One frequently expressed view of higher education's future is that the availability of content on the web will usher in an age when faculty have less incentive to be sages on stages and more to be guides on the sides of student learning. It seems equally likely, though, that technology will actually increase the influence of sages on stages. Here is why:
1. Many online venues for content are "sage-focused." Consider YouTube, where anyone who wants to can make themselves a sage, presenting their wisdom for free to as many as will take it. Even "open content" sites are likely to contribute to sage-ness. Consider MIT's OpenCourseware site. Seen one way it is an opportunity for students all over the world to direct their learning by getting content from the world's best professors. Seen another way, it is home to content that is appealing precisely because of the perceived sagacity of the faculty whose courses are posted there.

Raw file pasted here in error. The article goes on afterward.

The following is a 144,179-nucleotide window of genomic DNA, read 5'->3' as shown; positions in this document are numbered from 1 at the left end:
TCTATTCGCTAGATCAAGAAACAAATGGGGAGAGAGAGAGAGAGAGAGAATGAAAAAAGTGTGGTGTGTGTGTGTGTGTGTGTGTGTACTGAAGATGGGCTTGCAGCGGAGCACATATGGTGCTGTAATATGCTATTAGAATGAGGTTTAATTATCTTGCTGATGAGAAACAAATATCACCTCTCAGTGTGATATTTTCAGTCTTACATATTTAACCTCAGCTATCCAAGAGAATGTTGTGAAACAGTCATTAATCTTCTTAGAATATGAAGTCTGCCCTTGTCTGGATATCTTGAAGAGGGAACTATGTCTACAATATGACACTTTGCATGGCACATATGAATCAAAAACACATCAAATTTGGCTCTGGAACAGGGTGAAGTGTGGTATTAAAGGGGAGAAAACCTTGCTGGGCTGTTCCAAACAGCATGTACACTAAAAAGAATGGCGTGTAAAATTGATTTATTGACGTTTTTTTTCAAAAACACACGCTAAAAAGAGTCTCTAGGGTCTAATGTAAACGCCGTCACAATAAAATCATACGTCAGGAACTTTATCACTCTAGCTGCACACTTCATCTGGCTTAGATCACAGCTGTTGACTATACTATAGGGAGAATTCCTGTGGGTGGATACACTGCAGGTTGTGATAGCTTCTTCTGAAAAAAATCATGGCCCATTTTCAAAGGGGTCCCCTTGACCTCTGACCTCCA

2. The current cultural climate, enhanced by social networking and other web trends, is that users seek out those opinions that agree with their own. Friends on Facebook, followers on Twitter, fans of Obama or Palin; Fox or MSNBC, are more likely now than ever to listen only to those with whom they agree. This tendency enhances the influence of sages, whose power and presence expand with the number of their loyal followers. Glenn Beck University anyone?
The future of learning, then, may not be about sages becoming guides, but instead about a competition among sages, in the classroom and on the web, for acolytes to follow their every pronouncement. Not a bright future to be sure, either for learning or for democracy.
Headline: Letter From Liberia
22 hours ago